Still more unusual is the recent author's report that the Type II could be mounted (but on what?). How many other submachine guns besides the early Italian Villar-Perosa were designed to be used this way?

====================================

Smith and Smith report one last strange twist to this weapon. They believe that it was the basis for the Nationalist Chinese SMG shown below –- chambered for American .45-caliber ammunition (Chinese 11mm).

Image
(Small Arms of the World 9th edition, page 513)

Is this likely? The Nationalists had large numbers of the battle-proven 1928 Thompson, M3, and M3A1 submachine guns. They could likely have gotten more if wanted. Moreover, they themselves made direct copies of all three guns and kept them in service for decades.

It is not impossible, but why would the Nationalists go to the trouble at all of adapting a gun as uncommon as the Type II, however small the extent? Chambering it for American .45 ammunition means scaling up the original design. Also, it does not much resemble any of the models seen here at least.

-- Alan
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Re: Japanese SMGs

Postby Peter H on 30 Oct 2009 23:21

Still more unusual is the recent author's report that the Type II could be mounted (but on what?).


A bipod?Seems a common addition.

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Re: Japanese SMGs

Postby Peter H on 31 Oct 2009 10:02

From Time-Life.

Is this a Type 100?
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Re: Japanese SMGs

Postby Juha Tompuri on 28 Nov 2009 21:17

The Japanese type 100 paratrooper’s submachine gun, early hinged version.

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http://www.lonesentry.com/ordnance/8-mm ... -1940.html
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Re: Japanese SMGs

Postby Sewer King on 29 Nov 2009 18:42

Peter H wrote:
Sewer King wrote:Still more unusual is the recent author's report that the Type II could be mounted (but on what?)
A bipod?Seems a common addition.

I think you might be right, since there does seem to be a pin for it in the fitting under the Type II's muzzle.

The only other contemporary bipod SMG of note might be the Czech 9mm ZK 383. Gun features sometimes reflect tactics for which they were designed, at least at first, so I wonder what those had been for both these Czech and Japanese SMGs.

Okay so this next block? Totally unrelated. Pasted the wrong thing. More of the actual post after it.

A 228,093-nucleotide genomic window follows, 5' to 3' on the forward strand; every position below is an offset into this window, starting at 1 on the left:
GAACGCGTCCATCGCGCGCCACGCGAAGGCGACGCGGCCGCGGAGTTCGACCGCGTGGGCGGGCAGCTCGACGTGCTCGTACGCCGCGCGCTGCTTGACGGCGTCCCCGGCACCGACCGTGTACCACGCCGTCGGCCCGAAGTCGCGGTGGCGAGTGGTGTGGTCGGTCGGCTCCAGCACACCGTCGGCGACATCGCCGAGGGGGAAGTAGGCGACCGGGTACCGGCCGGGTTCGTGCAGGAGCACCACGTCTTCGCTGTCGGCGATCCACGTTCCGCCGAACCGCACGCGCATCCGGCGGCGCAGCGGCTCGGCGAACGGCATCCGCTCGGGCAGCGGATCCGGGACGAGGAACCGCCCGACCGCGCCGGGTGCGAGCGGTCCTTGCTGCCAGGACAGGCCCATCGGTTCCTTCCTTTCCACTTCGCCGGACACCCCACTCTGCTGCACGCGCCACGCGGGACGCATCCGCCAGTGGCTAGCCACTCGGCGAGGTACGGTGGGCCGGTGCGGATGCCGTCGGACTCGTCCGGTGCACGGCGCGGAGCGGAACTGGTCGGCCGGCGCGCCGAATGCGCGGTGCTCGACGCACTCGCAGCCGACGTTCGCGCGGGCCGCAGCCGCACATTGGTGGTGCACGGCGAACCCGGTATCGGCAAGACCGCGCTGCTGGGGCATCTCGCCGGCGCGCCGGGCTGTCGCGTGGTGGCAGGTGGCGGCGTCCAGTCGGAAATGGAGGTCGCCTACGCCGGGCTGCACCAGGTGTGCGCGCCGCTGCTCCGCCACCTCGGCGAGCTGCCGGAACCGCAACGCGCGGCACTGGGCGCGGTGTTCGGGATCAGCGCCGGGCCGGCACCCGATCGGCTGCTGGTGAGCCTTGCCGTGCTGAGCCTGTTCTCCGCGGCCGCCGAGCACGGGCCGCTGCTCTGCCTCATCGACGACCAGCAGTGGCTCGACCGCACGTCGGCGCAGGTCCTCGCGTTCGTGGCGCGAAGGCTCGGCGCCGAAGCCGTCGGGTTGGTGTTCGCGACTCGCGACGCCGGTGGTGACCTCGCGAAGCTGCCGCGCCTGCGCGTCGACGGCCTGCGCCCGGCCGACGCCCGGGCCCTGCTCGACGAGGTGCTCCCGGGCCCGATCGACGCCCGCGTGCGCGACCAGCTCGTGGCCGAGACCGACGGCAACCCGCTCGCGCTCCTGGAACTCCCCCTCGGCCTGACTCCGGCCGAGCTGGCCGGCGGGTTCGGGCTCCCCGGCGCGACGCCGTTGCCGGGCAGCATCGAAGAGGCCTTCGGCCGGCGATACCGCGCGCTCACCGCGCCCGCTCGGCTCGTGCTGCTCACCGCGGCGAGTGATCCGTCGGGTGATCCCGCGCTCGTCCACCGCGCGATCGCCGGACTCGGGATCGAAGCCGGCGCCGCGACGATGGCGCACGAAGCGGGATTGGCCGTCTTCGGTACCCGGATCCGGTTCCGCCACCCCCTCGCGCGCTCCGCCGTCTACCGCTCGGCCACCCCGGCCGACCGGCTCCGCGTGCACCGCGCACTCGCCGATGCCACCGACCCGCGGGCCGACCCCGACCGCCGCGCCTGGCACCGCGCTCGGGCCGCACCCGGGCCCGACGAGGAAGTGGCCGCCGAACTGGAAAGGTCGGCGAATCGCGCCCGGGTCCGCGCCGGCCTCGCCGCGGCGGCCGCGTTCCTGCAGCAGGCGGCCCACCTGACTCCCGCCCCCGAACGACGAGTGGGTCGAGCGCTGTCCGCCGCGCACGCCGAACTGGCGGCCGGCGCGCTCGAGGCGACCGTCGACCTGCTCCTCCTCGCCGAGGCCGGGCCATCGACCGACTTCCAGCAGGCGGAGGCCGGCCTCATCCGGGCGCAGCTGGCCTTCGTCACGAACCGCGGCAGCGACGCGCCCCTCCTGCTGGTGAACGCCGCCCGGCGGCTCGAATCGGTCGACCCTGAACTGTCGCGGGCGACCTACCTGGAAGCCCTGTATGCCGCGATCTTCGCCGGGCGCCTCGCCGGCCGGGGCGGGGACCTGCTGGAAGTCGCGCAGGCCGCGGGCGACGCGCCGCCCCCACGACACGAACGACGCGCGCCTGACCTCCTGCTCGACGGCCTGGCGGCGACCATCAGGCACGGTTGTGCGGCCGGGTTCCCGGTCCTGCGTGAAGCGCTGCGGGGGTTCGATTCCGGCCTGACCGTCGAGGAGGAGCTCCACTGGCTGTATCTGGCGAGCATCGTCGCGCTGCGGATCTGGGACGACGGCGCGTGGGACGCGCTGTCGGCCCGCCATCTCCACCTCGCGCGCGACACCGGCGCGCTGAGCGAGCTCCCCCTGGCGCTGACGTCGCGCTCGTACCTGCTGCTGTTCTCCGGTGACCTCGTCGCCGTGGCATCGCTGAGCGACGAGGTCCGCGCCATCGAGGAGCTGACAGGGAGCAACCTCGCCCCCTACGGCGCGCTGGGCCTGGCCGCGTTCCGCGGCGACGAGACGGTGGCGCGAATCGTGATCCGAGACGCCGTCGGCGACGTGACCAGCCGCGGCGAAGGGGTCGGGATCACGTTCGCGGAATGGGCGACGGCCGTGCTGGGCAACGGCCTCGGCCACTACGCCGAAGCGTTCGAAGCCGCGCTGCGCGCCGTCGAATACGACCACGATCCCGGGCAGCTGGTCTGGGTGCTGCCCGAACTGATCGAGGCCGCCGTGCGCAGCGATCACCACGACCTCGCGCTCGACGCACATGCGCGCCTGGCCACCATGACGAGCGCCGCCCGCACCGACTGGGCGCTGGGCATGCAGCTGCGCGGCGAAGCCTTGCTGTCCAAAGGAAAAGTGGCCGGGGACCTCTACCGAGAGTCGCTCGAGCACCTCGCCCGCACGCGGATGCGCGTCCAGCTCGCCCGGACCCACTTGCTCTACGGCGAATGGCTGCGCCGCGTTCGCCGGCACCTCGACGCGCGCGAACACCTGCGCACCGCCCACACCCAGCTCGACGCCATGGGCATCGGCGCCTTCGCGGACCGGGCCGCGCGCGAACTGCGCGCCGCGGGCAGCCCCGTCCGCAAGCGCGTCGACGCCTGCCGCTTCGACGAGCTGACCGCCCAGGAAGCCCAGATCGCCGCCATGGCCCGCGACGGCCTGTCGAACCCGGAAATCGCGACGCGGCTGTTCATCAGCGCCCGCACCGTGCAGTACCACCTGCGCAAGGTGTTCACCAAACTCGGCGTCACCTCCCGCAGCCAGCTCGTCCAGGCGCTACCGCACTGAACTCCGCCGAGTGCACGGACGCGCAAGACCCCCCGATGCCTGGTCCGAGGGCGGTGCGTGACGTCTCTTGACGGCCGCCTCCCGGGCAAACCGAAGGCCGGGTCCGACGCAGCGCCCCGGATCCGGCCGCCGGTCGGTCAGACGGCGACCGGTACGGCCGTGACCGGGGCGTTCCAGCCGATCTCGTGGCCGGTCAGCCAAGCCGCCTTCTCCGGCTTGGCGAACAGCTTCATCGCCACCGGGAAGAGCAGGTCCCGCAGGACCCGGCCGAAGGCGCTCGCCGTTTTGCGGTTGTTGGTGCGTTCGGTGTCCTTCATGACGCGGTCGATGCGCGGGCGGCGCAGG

=============================

This close-up of the Japanese Bergmann, and the one cited earlier among posing SNLF troops, show the double-banded bayonet attachment for these guns. But other photos we have seen don't show them, implying that the attachments were removable.

I would have expected that although fitted to SMGs in action, the bayonets would have been more trouble than help. Both photos linked here show them as making the guns muzzle-heavy, while this one of SNLF (possibly at Hainan Island, 1939) shows how it is to stand at order arms with such a short barrel and long blade.

=============================

Juha Tompuri wrote:The Japanese type 100 paratrooper’s submachine gun, early hinged version.

Does anyone know the origin of these photos of Japanese paratrooper uniform and jump equipment? I seem to remember reading that they were modeled by American Nisei troops. If true I can't see how, where, or when the Americans would have gotten such a complete uniform and kit. If after the war there would have been little official need for enemy uniform illustration.

Sewer King wrote:
Smith and Smith wrote:[The developmental Type II SMG] also had one unusual feature which was borrowed from the Finnish Suomi, an airlock-type buffer arrangement which can be used to regulate the cyclic rate [of firing].
... And if the Type II copied a Finnish SMG feature, presumably it came via the Germans.


If one has a submachine gun question, it might be a good idea to ask a Finn :D But I do wonder about the implication that a Suomi feature was built into a Japanese gun -- if so, how would it have gotten there from around the world?

    I realize that small-arms mechanical design is not as high-technology as jet engines, radar, and chemical synthesis. Sample guns can easily be shipped, disassembled, broken down into design drawings, and studied in great detail. Military attaches often concern themselves with a variety of information of this kind. But in this gun's case the distance, time, and other circumstance would seem to make it less likely.

    Did Finland keep open diplomatic channels to Japan through the war? Could these connections have been routed through Germany?

    Did Japan have any few observers or agents in Finland during the Winter War?

Unless patented, the airlock buffer of an obscure developmental gun is no great matter in itself. Nor does this feature have to be unique to the Suomi alone, but we don't have design drawings or study of the Japanese Type II for any direct comparison to that gun.